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Number of Suicides in Japan Declines for Eighth Consecutive Year
[2018.05.02]

Statistics for 2017 show Japan’s suicide rate fell for the eighth consecutive year. Looking by gender, twice as many men took their lives as women.

According to National Police Agency figures, 21,321 people in Japan committed suicide in 2017. This was 576 fewer than in 2016, marking the eighth consecutive annual decline. The number of women who took their own lives dropped to 6,495, the second straight year of record decline and the lowest total since 1978 when statistics on suicide first began to be kept. The figure for men, although 2.3 times greater than for women, also continued its downward trend, totaling 14,826. Looking at the causes and motives, the most common factor was health problems, followed by economic and livelihood issues, family problems, and work-related problems.

The government in laying out its general suicide prevention policies in 2017 recognized that even while the annual number of suicides has been trending downward, the figure remains abnormally high.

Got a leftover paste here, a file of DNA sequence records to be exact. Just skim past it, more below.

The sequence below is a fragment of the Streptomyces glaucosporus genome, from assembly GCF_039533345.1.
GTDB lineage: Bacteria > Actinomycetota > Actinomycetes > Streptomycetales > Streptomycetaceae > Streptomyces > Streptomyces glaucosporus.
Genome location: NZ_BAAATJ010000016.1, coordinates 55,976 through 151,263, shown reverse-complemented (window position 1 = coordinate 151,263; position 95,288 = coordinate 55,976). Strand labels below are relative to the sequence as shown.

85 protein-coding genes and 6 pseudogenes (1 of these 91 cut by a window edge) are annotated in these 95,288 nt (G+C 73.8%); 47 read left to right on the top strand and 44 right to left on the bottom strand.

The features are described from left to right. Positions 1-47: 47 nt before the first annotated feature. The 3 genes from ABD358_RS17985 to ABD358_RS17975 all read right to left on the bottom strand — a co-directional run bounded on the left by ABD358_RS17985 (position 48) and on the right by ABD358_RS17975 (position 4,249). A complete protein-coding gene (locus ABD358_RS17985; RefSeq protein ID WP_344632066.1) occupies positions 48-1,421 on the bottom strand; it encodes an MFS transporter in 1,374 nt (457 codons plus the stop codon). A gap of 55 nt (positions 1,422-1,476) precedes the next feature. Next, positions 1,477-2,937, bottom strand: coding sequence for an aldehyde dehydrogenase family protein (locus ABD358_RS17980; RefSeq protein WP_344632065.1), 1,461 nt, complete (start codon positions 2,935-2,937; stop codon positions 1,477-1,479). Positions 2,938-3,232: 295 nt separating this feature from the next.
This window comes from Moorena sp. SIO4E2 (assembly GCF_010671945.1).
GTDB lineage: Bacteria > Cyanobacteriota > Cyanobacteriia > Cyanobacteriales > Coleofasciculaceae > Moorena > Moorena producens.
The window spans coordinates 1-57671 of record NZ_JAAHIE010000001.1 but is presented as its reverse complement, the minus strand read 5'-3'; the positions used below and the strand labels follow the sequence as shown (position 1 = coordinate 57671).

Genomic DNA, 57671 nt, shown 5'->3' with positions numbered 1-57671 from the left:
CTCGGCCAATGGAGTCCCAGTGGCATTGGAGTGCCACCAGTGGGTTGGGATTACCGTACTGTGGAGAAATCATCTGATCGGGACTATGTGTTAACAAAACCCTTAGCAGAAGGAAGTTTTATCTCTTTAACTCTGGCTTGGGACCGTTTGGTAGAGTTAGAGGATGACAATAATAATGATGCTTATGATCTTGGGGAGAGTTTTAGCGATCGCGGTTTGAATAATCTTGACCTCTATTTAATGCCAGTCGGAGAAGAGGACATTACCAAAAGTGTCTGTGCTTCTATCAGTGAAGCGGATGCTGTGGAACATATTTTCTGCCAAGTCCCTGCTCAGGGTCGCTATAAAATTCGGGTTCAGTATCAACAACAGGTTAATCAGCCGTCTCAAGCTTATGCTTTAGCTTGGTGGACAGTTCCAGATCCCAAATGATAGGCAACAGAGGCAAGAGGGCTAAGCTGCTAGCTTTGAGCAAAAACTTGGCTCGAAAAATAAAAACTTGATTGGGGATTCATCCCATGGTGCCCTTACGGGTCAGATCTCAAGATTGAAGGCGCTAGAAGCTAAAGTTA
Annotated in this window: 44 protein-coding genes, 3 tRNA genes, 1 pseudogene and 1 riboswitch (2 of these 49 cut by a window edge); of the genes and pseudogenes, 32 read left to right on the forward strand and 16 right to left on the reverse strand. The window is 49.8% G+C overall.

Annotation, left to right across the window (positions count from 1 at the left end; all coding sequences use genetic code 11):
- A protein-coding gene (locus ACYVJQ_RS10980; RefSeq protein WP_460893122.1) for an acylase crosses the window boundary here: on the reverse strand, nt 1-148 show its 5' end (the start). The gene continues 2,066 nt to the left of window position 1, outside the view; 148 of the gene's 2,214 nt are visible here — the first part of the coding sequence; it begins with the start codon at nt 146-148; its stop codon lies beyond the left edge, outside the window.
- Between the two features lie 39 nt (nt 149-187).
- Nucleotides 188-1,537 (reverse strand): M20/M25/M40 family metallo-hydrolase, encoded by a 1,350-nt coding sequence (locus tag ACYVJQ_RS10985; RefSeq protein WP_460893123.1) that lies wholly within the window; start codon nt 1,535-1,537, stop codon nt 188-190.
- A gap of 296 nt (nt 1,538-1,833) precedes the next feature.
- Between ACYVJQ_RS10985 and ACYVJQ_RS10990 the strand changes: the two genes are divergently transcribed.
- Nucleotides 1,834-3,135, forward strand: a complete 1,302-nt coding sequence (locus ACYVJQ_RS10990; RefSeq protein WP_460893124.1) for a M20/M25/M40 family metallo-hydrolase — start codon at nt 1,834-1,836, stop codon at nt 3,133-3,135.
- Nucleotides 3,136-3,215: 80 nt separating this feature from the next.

In 2017 Japan had a record low 16.8 suicides per 100,000 people, a decline of 0.6 from the previous year. However, looking at G7 countries it remains high compared to 15.1 in France (2013), 13.4 in the United States (2014), 12.6 in Germany (2014), 11.3 in Canada (2012), 7.5 in Britain (2013), and 7.2 in Italy (2012). The government has called for creating a society where no one is driven to take their own life and has laid out policies that aim to reduce the suicide rate to below 13 people per 100,000 by the year 2026.

(Translated from Japanese. Banner photo: © Pixta)

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